The U.S. Treasury Department announced on Wednesday, July 26 that it would sanction 13 Venezuelan government and military officials.
The officials include those involved with the formation of the Constituent Assembly, a body tasked with writing the country’s 18-year old constitution.
Anyone joining the Constituent Assembly could be subject to US sanctions, a senior U.S. administration official told reporters on a press call on Wednesday.
The White House has previously said the administration views the July 30 Constituent Assembly election as Maduro’s way of creating a “full dictatorship” in Venezuela.
Earlier, U.S. officials told Reuters that the sanctions would target Venezuelan President Nicolás Maduro’s government, including “for alleged human rights abuses and corruption,” but would not affect the country’s oil industry.
Prior to the announcement, Senator Marco Rubio, a proponent of the sanctions, indicated there was more to come.
Today will be a bad day for 13 enablers of @NicolasMaduro effort to destroy democracy in Venezuela & more actions will follow
— Marco Rubio (@marcorubio) July 26, 2017
An administration official said Wednesday that all options were on the table.
“We are trying to look at the impact such options would have … on the Venezuelan people [and] the United States,” the official said.
On June 17, President Donald Trump said the U.S. would take “strong and swift economic actions” if Maduro moves ahead with plans to rewrite the country’s constitution.
“We see July 30 as a critical line that if crossed could be the end of democracy in Venezuela,” the administration official said on Wednesday.
In addition to rewriting the constitution, the body would have the power to dissolve the National Assembly. Critics and opposition leaders also say it could delay the planned 2018 presidential election.
New sanctions will likely make already-frosty relations between the U.S. and Venezuela worse. Maduro has accused the opposition of working with Washington to force him out of power.
Reacting to Trump, Maduro said last week: “No one gives Venezuela orders, no foreign government. Donald Trump is not the boss of Venezuela.”
OFAC released the names of the officials sanctioned on Wednesday:
- Tibisay Lucena Ramirez, president of the National Electoral Council and President of the National Board of Elections.
- Elias Jose Jaua Milano, head of the Presidential Commission for the National Constituent Assembly, also the Education Minister, the Sectoral Vice President of Social Development and the Revolution of Missions, and the former Executive Vice President of Venezuela.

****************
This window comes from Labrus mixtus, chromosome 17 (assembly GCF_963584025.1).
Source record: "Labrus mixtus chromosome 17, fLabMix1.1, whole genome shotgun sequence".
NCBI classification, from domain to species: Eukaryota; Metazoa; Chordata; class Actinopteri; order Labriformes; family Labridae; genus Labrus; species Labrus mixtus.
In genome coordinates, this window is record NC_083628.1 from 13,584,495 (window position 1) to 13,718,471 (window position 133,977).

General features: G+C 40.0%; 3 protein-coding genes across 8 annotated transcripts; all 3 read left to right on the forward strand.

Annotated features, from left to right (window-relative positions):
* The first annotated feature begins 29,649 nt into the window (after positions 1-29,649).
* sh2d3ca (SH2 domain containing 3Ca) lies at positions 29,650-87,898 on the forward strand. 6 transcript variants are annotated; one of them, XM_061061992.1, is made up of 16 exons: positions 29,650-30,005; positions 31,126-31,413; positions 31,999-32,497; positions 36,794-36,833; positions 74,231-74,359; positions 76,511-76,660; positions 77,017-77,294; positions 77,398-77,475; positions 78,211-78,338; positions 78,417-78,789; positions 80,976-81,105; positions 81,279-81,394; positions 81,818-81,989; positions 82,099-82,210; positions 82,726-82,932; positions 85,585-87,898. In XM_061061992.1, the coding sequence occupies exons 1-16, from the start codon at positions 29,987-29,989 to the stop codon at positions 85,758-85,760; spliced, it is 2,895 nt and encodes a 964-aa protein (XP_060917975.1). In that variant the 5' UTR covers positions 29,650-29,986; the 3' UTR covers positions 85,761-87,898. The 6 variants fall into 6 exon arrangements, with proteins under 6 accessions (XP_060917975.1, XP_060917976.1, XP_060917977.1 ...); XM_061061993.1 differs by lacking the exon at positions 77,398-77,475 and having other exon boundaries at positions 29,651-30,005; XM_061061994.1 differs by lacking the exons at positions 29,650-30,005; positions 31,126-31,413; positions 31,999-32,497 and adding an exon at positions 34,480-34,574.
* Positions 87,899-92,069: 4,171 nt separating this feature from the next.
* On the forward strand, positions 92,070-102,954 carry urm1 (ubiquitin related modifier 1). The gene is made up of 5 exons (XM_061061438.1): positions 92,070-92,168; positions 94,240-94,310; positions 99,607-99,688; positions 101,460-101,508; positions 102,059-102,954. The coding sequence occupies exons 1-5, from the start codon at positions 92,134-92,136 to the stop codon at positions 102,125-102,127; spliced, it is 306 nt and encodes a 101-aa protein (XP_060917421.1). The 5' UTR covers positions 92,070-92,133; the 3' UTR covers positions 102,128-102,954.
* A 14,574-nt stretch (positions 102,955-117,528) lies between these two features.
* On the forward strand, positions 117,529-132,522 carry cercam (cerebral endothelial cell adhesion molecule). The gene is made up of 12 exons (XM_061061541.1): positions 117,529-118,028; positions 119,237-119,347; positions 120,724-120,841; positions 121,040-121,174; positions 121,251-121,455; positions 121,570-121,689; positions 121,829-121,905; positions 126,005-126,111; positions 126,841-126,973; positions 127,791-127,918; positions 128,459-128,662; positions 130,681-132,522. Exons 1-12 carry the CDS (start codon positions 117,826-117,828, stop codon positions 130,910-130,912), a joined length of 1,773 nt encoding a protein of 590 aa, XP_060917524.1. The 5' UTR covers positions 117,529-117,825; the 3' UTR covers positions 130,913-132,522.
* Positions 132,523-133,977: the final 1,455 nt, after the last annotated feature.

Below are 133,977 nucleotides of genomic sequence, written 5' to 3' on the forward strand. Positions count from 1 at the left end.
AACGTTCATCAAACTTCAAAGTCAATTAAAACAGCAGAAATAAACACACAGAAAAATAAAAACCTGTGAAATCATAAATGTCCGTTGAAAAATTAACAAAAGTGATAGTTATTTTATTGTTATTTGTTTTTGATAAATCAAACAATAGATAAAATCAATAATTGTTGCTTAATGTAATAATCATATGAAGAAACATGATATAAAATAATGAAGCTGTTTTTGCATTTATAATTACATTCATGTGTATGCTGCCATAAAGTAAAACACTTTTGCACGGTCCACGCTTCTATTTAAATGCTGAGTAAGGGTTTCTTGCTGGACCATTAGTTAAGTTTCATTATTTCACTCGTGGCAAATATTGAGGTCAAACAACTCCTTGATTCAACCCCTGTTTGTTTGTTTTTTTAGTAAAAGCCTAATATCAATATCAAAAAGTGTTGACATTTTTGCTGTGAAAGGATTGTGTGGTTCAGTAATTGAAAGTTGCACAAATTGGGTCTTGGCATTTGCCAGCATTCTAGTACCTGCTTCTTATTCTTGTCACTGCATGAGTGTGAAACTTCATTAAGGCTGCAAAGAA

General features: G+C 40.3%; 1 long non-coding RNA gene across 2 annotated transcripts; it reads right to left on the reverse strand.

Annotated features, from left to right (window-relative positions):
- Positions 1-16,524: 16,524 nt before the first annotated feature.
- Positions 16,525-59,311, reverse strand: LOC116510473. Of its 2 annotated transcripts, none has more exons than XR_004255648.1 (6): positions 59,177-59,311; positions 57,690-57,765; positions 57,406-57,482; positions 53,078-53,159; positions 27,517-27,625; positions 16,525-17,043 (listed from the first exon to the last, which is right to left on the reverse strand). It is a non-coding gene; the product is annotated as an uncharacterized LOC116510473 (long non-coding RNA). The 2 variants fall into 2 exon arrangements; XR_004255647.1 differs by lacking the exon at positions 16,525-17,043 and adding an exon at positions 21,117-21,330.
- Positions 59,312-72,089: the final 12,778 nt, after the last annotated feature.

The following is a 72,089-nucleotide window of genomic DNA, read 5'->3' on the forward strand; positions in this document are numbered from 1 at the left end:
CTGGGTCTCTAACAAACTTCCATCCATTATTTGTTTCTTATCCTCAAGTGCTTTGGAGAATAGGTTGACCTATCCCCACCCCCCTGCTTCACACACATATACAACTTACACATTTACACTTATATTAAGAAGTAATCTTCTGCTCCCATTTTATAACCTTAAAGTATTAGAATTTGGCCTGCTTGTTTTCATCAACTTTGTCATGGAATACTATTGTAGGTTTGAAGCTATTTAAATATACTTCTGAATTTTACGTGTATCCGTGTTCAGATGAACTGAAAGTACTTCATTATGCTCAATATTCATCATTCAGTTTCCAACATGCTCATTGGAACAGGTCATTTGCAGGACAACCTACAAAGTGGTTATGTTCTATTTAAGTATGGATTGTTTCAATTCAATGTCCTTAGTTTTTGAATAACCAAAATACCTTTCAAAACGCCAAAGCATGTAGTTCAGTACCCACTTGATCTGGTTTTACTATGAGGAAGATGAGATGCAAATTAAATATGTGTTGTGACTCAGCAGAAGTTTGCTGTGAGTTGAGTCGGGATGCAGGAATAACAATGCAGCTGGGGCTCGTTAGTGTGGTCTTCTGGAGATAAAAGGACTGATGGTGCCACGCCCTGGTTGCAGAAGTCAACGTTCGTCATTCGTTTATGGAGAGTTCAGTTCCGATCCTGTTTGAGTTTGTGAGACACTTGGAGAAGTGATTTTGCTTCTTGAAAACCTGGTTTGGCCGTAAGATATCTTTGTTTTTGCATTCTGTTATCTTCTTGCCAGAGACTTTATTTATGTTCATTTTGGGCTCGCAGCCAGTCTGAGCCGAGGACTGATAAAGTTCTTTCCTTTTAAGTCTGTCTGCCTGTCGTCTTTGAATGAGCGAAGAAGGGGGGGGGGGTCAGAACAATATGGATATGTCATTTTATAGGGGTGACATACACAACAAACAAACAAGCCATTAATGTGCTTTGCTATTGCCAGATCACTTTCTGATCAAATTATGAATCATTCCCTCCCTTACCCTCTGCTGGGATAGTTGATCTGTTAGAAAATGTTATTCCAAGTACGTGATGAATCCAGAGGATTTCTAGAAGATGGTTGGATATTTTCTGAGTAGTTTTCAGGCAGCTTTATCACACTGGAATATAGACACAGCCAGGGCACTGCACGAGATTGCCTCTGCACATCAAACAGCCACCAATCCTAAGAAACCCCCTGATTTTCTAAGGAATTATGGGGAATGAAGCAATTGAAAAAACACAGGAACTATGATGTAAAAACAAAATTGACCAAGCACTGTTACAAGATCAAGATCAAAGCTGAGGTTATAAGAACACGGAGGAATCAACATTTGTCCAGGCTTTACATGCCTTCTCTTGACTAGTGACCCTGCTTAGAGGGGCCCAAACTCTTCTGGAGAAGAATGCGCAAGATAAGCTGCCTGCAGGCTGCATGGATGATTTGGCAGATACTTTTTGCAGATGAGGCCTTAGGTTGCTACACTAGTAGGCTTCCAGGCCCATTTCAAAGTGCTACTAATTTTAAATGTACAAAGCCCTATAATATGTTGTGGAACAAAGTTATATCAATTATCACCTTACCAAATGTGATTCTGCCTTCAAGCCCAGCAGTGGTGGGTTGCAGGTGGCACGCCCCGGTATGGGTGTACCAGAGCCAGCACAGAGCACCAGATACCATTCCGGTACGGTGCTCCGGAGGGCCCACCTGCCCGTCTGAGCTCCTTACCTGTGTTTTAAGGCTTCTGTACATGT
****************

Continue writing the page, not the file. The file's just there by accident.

- Tarek William Saab Halabi, Ombudsman and President of Venezuela’s Republican Moral Council.
- Maria Iris Varela Rangel, member of the Presidential Commission for the National Constituent Assembly, and the former Minister of the Penitentiary Service.
- Nestor Luis Reverol Torres, Minister of Interior, Justice, and Peace, former Bolivarian National Guard Commander General, and former anti-narcotics agency director.
- Carlos Alfredo Perez Ampueda, Bolivarian National Police director and former Bolivarian National Guard commander (Carabobo Zone).
- Sergio Jose Rivero Marcano, Bolivarian National Guard Commander General and former National Armed Forces commander (East Integral Strategic Defense Region).
- Jesus Rafael Suarez Chourio, Bolivarian Army General Commander, former National Armed Forces commander (Central Integral Strategic Defense Region), and former head of the President’s Protection and Security Unit.
- Franklin Horacio Garcia Duque, former Bolivarian National Police director and former National Armed Forces commander (West Integral Strategic Defense Region).
- Rocco Albisinni Serrano, president of the National Center for Foreign Commerce (Centro Nacional de Comercio Exterior or CENCOEX).
- Alejandro Antonio Fleming Cabrera, former CENCOEX president and current Vice Minister for Europe in the Ministry of Foreign Affairs.
- Simon Alejandro Zerpa Delgado, PDVSA vice president of finance, president of the Economic and Social Development Bank (BANDES), and president of the National Development Fund (FONDEN). He is also the Vice Minister of Investment for Development of Ministry of Economy and Finance, and the current or former Presidential Commissioner to the Joint Chinese Venezuelan Fund.
- Carlos Erik Malpica Flores, former national treasurer and former PDVSA vice president of finance.
Maduro defiant after Trump threatens economic sanctions on Venezuela